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Crucial Security Practices – User Workstation

In terms of vital security practices for users, Jolt.co.uk recommends basic rules for clients to follow. Protecting your workstation, computer, and other devices will help prevent problems caused by stolen passwords to FTP, web hosting account, website backend, and others.

We have encountered several cases when users’ workstations were infected with viruses that pilfer FTP passwords. This type of malware usually works like this:

  • You go to a website infected with malware or virus. Alternately, malware code is added to web pages on purpose. In many cases, websites are hacked and the website owner does not even know it happened.
  • The virus is automatically and plainly downloaded to your PC.
  • The virus will probe to determine if FTP client software is installed on the PC. It will check if the “Save Password” feature is used in the software and/or if passwords are stored.
  • Once the virus finds passwords, it will send all credentials (logins, passwords, etc) to a third-party server controlled by hackers.
  • An automated FTP connection is created using stolen information. This connection will download any .html or .php files from the target server (or your FTP account).
  • Downloaded files are modified by malicious HTML/PHP codes that spread the virus further. These affected files are re-uploaded to the target server.
  • You website will begin infecting PCs of your visitors with viruses and malicious software.
  • Once Google spots this, your website will be marked with “This site may harm your computer” tag. This affects the reputation of your website and does more harm until the infected content is removed.

This is only one of the potential scenarios. Imagine if in addition to the above, your PC or website sends SPAM or steals sensitive information from users.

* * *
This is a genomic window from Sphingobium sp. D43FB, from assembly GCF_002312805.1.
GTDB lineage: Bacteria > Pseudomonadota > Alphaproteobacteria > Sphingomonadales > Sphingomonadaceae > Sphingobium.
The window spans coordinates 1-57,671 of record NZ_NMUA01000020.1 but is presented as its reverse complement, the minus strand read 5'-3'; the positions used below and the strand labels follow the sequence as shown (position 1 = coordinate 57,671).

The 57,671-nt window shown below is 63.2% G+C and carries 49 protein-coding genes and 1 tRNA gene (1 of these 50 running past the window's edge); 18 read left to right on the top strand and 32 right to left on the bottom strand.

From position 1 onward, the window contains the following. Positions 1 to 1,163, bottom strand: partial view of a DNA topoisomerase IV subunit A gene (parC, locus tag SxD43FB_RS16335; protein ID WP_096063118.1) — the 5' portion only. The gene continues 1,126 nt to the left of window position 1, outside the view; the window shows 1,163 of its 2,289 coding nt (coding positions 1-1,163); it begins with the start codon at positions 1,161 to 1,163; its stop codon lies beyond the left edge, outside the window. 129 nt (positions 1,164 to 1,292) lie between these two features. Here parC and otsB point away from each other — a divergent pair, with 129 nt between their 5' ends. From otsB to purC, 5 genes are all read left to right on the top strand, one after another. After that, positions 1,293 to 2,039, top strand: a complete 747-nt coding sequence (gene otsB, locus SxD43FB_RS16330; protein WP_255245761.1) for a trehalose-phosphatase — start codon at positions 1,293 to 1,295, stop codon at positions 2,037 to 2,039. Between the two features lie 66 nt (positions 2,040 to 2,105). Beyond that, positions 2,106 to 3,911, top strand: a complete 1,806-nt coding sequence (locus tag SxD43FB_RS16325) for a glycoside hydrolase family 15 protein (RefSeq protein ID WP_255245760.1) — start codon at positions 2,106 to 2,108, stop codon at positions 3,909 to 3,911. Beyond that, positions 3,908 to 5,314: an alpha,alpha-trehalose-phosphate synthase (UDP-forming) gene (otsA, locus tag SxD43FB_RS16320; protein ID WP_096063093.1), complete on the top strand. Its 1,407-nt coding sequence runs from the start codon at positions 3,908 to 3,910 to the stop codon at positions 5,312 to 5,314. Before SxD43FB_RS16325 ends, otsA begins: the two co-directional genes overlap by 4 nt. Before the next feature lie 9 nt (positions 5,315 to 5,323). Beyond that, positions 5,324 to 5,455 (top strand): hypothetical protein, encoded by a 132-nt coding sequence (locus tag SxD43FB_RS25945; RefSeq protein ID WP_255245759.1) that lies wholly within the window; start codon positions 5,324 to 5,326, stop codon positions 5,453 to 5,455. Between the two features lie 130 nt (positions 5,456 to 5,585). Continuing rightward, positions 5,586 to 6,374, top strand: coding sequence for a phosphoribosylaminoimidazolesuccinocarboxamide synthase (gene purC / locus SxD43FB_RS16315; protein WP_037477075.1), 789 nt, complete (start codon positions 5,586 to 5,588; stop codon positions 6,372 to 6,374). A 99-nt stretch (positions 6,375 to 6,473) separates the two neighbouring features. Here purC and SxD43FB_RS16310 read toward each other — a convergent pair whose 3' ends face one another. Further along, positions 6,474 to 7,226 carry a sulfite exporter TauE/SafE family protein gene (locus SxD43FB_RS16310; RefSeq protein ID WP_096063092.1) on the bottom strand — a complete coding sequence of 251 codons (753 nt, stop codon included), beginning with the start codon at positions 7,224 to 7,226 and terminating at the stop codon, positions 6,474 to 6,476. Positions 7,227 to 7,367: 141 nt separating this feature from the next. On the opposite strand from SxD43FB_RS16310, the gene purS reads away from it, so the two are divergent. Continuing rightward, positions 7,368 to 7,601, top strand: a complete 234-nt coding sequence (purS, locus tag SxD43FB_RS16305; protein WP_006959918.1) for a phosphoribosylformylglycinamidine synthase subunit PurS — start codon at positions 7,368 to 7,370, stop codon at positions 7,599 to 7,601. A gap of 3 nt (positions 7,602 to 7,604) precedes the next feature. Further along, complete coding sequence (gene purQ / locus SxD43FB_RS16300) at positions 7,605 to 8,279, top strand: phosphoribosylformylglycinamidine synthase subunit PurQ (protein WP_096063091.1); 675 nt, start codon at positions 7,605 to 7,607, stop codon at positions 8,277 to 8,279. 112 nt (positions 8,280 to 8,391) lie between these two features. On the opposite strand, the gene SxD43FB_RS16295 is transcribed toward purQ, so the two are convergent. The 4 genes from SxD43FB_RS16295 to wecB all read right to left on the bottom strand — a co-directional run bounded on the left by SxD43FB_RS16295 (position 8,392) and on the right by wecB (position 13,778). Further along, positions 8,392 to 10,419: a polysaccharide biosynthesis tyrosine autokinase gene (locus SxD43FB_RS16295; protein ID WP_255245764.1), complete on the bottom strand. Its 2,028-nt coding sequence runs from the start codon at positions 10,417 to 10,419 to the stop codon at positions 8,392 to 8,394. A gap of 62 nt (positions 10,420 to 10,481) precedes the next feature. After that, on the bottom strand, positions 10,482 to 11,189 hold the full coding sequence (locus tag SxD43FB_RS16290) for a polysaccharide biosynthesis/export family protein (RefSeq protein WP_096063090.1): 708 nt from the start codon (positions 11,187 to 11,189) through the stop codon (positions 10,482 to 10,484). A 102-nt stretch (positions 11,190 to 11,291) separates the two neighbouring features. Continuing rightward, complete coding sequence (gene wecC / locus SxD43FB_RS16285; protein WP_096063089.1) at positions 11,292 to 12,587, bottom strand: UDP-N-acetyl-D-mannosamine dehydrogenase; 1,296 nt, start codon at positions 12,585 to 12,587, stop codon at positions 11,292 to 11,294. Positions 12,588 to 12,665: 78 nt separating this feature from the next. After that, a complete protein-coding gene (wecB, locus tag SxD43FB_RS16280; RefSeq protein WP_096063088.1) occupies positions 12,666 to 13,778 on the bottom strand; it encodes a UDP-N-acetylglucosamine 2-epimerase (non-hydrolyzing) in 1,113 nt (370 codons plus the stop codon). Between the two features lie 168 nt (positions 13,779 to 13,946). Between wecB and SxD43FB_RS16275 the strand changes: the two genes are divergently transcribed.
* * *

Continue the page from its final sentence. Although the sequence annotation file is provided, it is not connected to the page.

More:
These problems can be averted by following these rules:

  1. Check and install updates available in your operating system. If possible, make sure your operating system downloads and installs updates automatically.
  2. Make sure you have antivirus/anti-malware software installed and set for automatic updates.
  3. Scan your PC for viruses and malware at least once every four weeks.
  4. Review the latest updates available for your browser, FTP client, email client, and other software. Install these updates.
  5. Update Adobe Flash player to the latest version and set for automatic updates.
  6. Consider deleting all passwords in your FTP client, browser, and emails. Do not use the “Save Password” function. Instead, opt for special software that stores passwords and other sensitive data in encrypted form (Last Pass or KeePass).
  7. Change your passwords (FTP, email, cPanel and other passwords) often. We recommend using password generators to make passwords difficult to guess.
  8. Never store your passwords or any other sensitive data in text or MS Word documents even if these are secure.

These steps might seem either simple, or tedious; however, they will help ensure the safety of your and your customer’s sensitive information.

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